Cancer patients are more likely to survive if they receive treatment at a top-ranked cancer center than at a hospital associated with the cancer center, a study finds.
The study, published May 26 in JAMA Network Open, reviewed the 90-day mortality and longer-term survival of 119,834 patients who underwent surgical treatment for five different kinds of cancer. Adjusted long-term survival at affiliate hospitals was 77 percent of that at cancer centers and cancer centers beat affiliate hospitals by nearly a 1.7-fold for 90-day survivability.
The study also found that cancer centers spent more time than affiliate hospitals staging patients and offering preoperative chemotherapy. Cancer centers were also more likely to be academic hospitals.
Obamacare Rations Care
Under the Affordable Care Act (ACA), consumers have restricted access to the best treatment centers, says Devon Herrick, a health care economist and policy advisor to the Heartland Institute.
“The ACA mandates unlimited annual and lifetime medical benefits for all health plan enrollees,” Herrick said. “Furthermore, Obamacare does not allow premiums based on risk, nor can individuals be turned away. If insurers are precluded from competing on underwriting risk, they have to find other ways to reduce costs. One way is by refusing to include the costliest research hospitals in their networks.”
The cost-cutting measures mean cancer patients don’t have the option to turn to the most successful cancer treatment hospitals and programs, where treatment is highly individualized and doctors have more experience.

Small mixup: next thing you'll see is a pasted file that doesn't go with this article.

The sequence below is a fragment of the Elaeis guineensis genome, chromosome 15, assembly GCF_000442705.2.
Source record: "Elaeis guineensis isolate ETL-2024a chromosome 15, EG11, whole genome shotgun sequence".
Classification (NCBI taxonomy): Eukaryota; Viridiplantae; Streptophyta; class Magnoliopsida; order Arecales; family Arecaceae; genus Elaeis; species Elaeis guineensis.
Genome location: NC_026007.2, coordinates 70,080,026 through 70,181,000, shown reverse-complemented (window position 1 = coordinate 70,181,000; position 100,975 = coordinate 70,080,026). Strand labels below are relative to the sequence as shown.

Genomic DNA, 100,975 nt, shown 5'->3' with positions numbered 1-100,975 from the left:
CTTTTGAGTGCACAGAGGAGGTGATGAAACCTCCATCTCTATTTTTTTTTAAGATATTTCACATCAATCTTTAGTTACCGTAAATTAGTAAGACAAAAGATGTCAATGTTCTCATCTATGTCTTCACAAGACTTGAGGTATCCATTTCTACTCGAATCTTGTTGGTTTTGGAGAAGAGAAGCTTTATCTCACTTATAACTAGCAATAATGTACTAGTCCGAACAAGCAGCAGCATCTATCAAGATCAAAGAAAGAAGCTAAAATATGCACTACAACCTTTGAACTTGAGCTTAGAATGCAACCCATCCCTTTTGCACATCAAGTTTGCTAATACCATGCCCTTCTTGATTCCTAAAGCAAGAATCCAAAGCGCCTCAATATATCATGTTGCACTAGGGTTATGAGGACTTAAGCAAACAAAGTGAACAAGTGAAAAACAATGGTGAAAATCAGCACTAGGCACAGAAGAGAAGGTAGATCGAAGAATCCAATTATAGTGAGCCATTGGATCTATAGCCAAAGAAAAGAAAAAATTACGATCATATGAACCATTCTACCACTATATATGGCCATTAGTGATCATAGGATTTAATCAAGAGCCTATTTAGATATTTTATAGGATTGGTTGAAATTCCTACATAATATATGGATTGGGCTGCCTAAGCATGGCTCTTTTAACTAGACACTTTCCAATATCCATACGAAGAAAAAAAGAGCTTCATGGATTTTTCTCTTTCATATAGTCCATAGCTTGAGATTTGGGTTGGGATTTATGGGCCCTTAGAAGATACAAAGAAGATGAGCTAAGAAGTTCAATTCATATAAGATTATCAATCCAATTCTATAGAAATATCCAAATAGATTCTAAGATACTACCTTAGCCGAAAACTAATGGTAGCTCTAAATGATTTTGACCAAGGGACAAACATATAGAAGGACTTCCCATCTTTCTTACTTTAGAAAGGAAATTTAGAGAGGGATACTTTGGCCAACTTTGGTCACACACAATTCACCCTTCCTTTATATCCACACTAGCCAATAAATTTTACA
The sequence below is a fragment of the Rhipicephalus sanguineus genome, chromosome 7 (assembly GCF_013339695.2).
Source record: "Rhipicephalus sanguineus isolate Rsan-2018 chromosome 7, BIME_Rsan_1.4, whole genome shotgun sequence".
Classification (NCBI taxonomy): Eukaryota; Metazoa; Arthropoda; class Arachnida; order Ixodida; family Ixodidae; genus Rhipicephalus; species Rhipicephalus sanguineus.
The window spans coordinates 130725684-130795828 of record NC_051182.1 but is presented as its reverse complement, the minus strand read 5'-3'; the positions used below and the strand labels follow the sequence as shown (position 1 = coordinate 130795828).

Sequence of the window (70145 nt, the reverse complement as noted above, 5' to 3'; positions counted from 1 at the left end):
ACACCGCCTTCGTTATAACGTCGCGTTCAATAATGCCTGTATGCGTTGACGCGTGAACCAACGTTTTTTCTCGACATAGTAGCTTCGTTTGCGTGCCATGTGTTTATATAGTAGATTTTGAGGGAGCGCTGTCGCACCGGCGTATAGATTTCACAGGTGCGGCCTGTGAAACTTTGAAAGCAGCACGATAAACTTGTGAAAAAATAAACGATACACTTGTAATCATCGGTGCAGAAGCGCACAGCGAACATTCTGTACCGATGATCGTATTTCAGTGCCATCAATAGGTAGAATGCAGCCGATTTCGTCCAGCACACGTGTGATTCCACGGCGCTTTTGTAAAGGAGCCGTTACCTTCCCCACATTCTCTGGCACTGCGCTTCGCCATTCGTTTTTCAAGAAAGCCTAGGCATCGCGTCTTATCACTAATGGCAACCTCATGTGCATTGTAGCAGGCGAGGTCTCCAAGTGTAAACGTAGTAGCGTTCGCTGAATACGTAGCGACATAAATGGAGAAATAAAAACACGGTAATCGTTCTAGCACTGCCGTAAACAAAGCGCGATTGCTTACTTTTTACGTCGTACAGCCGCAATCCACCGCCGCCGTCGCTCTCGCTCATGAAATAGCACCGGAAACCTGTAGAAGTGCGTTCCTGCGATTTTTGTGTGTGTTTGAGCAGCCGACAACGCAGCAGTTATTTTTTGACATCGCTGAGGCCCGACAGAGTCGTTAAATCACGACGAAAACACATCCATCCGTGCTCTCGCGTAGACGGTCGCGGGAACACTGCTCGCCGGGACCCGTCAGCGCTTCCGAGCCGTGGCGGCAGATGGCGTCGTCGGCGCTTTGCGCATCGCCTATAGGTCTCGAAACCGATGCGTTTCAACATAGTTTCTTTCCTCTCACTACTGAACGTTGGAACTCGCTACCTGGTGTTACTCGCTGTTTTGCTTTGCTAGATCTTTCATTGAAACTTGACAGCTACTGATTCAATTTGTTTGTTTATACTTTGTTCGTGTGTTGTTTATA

“Cancer is not one disease but is comprised of numerous different types. A treatment that works for one person often does not work for another,” Herrick said. “Top cancer centers have a wealth of knowledge and experience that community hospitals often lack. Where experience is limited, treatments often become cookie-cutter rather than tailored to the patient.”
Ironically, the people hurt most by the ACA’s shrinking networks of providers are the same people the bill promised to help—people who do not receive health insurance from their employer.
“Top rated cancer centers may not be in-network for health coverage sold on the exchange, HealthCare.gov,” Herrick said. “By contrast, these centers are often in the networks of self-insured employee health plans. Individuals buying their own coverage may find they cannot get care at top cancer centers while those who have employee coverage can.”
ACA, also known as Obamacare, was poorly designed in ways that encourage health plans to ration care, Herrick says.
“This should have been easy to anticipate,” Herrick said. “The overall impact of the ACA was to make health coverage less affordable. In the process, cost-sharing rose, making access to care worse for millions of Americans.”
Trump Health Plan Restores Choice
In 2017, the Trump administration put forth its own health care reform proposals that could restore consumer choice for treatment centers.
The plan, entitled, “Reforming America’s Healthcare System Through Choice and Competition,” is the first-ever health reform plan put forward by a modern-day president. The plan was drafted in response to the public’s frustration with rising health care prices, reduced access, and choice, says John C. Goodman, a health economist and co-publisher of Health Care News.
Goodman and Marie Fishpaw, director of domestic-policy studies at The Heritage Foundation, highlighted five ways the Trump plan will make health care more affordable and consumer-friendly (see related article). Improving access to “centers of excellence” is one way. Another way is to allow Medicare Advantage plans to specialize in certain conditions, like cancer, where patients could get “care from the best.”
Ashley Herzog (firstname.lastname@example.org) writes from Avon Lake, Ohio.